Another distinction between Active Geo-Replication and Auto-Failover Groups is the latter’s support for read-write and read-only listener endpoints that remain the same following a failover. Read-write listener is referenced by a CNAME DNS record in the format <failover-group-name>.database.windows.net and is automatically configured to point to the primary server of the group. Read-only listener is referenced by a CNAME DNS record in the format <failover-group-name>.secondary.database.windows.net and is automatically configured to point to the secondary server of the group. Effectively, client applications will continue to function without any additional configuration regardless of the location of the primary or secondary replica.
As with Active Geo-Replication, the failover can be performed manually, but there is also support for automating it. Its characteristics are defined by using two policies, named automatic failover policy and read-only policy. These policies correspond to the two types of listener endpoints. The first one, known as automatic failover policy is enabled by default and controls automatic failover of the read-write listener following a failure of the primary server. Its GracePeriodWithDataLossHours parameter designates the period of time (up to 24 hours) following a failure of the primary after that the automatic failover should take place, assuming the platform detects the possibility of data loss. If that is not the case (for example, the platform detects that data plane is operational and there is no expectation of data loss), the failover is invoked immediately.
The other policy, referred to as read-only failover policy is disabled by default. If you enable it, you will have the ability to control automatic failover of the read-only listener in case of a failure of the secondary server. Keeping this policy disabled eliminates the possibility of negative impact on the primary databases in case the secondary replica group fails. On the other hand, if access to the secondary endpoint is important, you might want to consider enabling this option.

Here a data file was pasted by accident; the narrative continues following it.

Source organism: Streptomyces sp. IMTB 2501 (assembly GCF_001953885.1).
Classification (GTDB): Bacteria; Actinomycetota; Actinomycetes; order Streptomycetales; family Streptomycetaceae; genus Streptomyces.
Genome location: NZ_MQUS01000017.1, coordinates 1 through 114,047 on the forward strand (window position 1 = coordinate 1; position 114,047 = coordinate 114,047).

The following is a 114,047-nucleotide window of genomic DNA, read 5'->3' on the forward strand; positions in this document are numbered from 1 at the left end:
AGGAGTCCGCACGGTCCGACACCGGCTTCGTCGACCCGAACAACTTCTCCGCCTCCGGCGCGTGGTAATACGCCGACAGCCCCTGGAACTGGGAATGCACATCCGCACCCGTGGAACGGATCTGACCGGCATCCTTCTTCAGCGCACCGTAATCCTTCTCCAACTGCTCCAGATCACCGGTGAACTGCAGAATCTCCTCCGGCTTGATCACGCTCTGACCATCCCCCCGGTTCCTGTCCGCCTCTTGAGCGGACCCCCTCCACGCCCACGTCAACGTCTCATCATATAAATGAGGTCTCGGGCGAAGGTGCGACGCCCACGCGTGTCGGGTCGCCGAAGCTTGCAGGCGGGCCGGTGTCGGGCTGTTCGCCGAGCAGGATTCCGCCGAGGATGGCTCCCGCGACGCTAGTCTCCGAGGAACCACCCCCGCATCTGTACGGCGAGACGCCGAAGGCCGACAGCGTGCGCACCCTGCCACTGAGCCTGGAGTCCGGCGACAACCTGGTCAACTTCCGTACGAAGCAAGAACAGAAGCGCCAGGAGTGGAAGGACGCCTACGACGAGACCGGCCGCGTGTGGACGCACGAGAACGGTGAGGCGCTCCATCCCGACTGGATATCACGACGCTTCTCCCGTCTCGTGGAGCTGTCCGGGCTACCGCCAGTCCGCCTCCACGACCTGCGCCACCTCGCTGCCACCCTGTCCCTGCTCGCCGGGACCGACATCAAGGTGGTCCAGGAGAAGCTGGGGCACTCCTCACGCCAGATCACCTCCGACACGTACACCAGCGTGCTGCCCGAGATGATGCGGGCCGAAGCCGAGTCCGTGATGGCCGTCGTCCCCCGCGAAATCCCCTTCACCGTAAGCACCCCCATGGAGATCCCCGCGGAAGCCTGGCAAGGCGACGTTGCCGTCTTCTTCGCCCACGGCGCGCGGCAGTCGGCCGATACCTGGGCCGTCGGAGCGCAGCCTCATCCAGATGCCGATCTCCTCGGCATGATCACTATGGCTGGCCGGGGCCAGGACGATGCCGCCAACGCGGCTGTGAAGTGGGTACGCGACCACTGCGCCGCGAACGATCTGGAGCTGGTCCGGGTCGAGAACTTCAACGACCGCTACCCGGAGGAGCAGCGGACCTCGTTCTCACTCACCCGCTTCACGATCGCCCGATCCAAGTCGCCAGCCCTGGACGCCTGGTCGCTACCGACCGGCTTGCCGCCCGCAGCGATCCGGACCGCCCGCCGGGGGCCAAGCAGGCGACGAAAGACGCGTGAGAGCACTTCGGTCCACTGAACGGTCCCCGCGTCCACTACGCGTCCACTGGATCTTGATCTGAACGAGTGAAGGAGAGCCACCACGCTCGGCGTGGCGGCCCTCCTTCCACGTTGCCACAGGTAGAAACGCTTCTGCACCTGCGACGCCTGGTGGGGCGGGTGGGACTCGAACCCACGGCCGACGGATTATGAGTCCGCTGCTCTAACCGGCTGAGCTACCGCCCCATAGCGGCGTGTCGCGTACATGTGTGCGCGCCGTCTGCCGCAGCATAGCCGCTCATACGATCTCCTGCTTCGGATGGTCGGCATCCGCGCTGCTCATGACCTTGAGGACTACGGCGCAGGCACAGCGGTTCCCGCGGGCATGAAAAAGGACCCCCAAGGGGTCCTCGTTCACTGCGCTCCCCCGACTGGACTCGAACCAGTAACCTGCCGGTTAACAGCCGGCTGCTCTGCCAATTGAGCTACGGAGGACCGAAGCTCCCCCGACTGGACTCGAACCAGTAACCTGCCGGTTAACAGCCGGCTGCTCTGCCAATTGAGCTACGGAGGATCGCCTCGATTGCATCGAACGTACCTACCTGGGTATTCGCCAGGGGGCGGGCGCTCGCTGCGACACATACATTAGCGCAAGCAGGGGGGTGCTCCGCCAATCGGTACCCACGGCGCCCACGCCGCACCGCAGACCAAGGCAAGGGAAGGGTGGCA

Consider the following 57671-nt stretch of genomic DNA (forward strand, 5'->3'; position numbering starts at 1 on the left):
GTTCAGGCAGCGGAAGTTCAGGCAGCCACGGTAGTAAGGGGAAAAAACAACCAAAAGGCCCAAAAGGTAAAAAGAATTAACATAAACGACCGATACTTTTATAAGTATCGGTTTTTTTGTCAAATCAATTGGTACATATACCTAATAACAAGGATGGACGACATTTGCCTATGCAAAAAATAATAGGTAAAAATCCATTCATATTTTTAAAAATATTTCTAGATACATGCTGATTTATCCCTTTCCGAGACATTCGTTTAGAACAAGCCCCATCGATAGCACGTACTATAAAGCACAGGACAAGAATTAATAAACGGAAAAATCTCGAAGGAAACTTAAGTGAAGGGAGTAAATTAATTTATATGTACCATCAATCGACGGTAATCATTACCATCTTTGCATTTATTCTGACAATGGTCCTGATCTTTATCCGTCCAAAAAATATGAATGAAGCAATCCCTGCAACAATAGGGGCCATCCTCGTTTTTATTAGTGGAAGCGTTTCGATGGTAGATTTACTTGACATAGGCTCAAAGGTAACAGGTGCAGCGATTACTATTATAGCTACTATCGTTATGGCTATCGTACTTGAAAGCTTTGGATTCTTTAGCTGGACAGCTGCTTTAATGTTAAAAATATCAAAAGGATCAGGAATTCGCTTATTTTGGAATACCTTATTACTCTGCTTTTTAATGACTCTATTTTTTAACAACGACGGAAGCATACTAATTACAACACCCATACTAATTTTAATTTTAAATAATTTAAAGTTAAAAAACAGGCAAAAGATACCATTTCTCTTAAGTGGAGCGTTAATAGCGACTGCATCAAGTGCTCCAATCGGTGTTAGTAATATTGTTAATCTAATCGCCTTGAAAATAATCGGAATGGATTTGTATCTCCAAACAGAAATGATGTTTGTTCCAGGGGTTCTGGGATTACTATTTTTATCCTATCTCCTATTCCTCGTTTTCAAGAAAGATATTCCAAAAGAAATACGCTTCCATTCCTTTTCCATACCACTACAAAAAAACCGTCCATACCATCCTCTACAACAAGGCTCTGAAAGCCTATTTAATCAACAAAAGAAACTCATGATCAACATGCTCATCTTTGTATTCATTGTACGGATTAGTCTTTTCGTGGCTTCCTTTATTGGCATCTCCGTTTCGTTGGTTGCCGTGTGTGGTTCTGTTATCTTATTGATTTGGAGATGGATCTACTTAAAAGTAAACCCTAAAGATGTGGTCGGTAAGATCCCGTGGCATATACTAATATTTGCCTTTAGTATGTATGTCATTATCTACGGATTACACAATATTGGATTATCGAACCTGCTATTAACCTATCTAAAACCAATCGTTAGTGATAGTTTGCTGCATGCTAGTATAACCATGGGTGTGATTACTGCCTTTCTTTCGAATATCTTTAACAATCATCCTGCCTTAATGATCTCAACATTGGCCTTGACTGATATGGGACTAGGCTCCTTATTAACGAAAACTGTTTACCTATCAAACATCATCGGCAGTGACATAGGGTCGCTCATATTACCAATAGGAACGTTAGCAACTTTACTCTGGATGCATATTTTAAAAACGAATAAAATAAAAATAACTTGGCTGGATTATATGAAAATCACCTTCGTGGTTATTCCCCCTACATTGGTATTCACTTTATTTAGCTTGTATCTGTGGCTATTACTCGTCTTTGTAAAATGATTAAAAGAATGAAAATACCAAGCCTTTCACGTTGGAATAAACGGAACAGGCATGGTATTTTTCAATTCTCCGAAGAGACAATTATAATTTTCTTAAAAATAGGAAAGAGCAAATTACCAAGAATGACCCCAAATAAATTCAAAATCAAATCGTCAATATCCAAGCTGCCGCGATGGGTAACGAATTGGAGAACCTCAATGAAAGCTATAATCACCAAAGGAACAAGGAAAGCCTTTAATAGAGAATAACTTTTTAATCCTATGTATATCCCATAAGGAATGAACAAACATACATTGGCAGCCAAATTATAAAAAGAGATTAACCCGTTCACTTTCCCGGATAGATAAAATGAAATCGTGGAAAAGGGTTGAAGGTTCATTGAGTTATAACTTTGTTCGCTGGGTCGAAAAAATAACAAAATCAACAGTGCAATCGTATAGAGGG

When planning for failover, you need to also consider security and access control implications. Security on the network level can be controlled by the server or database-level firewall, as well as by relying on service endpoints. In Auto-Failover Groups scenarios, you might want to consider using database-level firewall rules, which (unlike those defined on the server level) do not need to be modified or maintained, since they are defined within the replicated databases. If you use virtual network service endpoints for connectivity between front-end components running in Azure virtual machines and SQL Database instances, then keep in mind that their scope is limited to the Azure region where they reside. Such arrangement effectively precludes the ability to leverage automatic failover. Instead, you would need to activate failover of the front-end components at the same time when you manually failover the databases they need to access. From the access control perspective, you might want to take advantage of database contained users. This eliminates the need to create and maintain server-level logins and their mappings to database users.
This concludes our introduction to Azure SQL Database Auto-Failover groups. In the upcoming articles, its functionality will be explored in more detail.